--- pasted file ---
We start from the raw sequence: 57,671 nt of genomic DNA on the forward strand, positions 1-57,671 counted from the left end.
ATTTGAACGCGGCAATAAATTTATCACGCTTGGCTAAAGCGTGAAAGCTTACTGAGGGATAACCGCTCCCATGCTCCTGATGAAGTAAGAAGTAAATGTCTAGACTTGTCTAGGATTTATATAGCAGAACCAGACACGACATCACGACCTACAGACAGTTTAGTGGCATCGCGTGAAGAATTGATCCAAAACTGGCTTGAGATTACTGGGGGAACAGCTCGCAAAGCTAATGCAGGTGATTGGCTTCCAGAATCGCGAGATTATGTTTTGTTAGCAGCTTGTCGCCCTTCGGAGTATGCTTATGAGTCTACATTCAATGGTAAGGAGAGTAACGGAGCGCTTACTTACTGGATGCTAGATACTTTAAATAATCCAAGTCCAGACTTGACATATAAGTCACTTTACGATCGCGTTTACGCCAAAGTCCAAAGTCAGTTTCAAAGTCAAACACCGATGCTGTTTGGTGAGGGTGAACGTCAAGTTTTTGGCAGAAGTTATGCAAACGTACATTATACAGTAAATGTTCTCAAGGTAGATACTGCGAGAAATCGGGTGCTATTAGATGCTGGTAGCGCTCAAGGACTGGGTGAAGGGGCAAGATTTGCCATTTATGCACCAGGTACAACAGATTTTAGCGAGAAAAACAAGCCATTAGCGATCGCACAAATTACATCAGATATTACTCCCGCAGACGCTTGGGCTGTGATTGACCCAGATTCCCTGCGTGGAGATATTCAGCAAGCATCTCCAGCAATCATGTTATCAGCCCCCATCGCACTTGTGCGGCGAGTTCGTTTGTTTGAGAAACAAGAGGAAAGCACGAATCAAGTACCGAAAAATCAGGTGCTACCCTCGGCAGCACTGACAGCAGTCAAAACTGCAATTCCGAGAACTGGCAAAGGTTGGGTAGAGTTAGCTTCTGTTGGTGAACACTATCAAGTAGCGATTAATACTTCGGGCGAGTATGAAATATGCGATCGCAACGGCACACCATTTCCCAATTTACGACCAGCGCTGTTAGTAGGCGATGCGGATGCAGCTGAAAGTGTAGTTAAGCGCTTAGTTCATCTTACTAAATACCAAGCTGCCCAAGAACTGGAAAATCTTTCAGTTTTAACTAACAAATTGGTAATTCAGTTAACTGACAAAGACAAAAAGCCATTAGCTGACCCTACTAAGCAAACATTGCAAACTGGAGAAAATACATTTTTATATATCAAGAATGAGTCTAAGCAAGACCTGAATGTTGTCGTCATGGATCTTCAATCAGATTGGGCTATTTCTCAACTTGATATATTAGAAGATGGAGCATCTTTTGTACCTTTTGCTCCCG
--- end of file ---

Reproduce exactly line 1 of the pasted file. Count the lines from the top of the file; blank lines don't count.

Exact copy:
We start from the raw sequence: 57,671 nt of genomic DNA on the forward strand, positions 1-57,671 counted from the left end.